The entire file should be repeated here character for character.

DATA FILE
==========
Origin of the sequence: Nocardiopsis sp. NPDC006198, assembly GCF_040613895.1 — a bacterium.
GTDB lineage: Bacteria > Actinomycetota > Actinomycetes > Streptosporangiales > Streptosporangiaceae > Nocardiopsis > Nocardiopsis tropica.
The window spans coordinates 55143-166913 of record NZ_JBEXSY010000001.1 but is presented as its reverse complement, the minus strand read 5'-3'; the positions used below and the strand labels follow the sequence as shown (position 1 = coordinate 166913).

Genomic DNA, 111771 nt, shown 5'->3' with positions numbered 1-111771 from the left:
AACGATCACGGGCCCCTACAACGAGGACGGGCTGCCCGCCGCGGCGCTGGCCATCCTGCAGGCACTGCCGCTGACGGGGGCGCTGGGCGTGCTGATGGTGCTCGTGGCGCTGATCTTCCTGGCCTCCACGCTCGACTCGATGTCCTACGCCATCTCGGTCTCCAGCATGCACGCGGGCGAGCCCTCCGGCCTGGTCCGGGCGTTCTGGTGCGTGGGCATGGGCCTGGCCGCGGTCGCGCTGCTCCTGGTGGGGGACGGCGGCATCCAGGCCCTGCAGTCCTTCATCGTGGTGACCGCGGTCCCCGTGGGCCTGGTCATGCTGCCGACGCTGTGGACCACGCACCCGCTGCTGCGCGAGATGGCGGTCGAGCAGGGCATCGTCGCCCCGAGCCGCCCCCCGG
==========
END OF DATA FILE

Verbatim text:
Origin of the sequence: Nocardiopsis sp. NPDC006198, assembly GCF_040613895.1 — a bacterium.
GTDB lineage: Bacteria > Actinomycetota > Actinomycetes > Streptosporangiales > Streptosporangiaceae > Nocardiopsis > Nocardiopsis tropica.
The window spans coordinates 55143-166913 of record NZ_JBEXSY010000001.1 but is presented as its reverse complement, the minus strand read 5'-3'; the positions used below and the strand labels follow the sequence as shown (position 1 = coordinate 166913).

Genomic DNA, 111771 nt, shown 5'->3' with positions numbered 1-111771 from the left:
AACGATCACGGGCCCCTACAACGAGGACGGGCTGCCCGCCGCGGCGCTGGCCATCCTGCAGGCACTGCCGCTGACGGGGGCGCTGGGCGTGCTGATGGTGCTCGTGGCGCTGATCTTCCTGGCCTCCACGCTCGACTCGATGTCCTACGCCATCTCGGTCTCCAGCATGCACGCGGGCGAGCCCTCCGGCCTGGTCCGGGCGTTCTGGTGCGTGGGCATGGGCCTGGCCGCGGTCGCGCTGCTCCTGGTGGGGGACGGCGGCATCCAGGCCCTGCAGTCCTTCATCGTGGTGACCGCGGTCCCCGTGGGCCTGGTCATGCTGCCGACGCTGTGGACCACGCACCCGCTGCTGCGCGAGATGGCGGTCGAGCAGGGCATCGTCGCCCCGAGCCGCCCCCCGG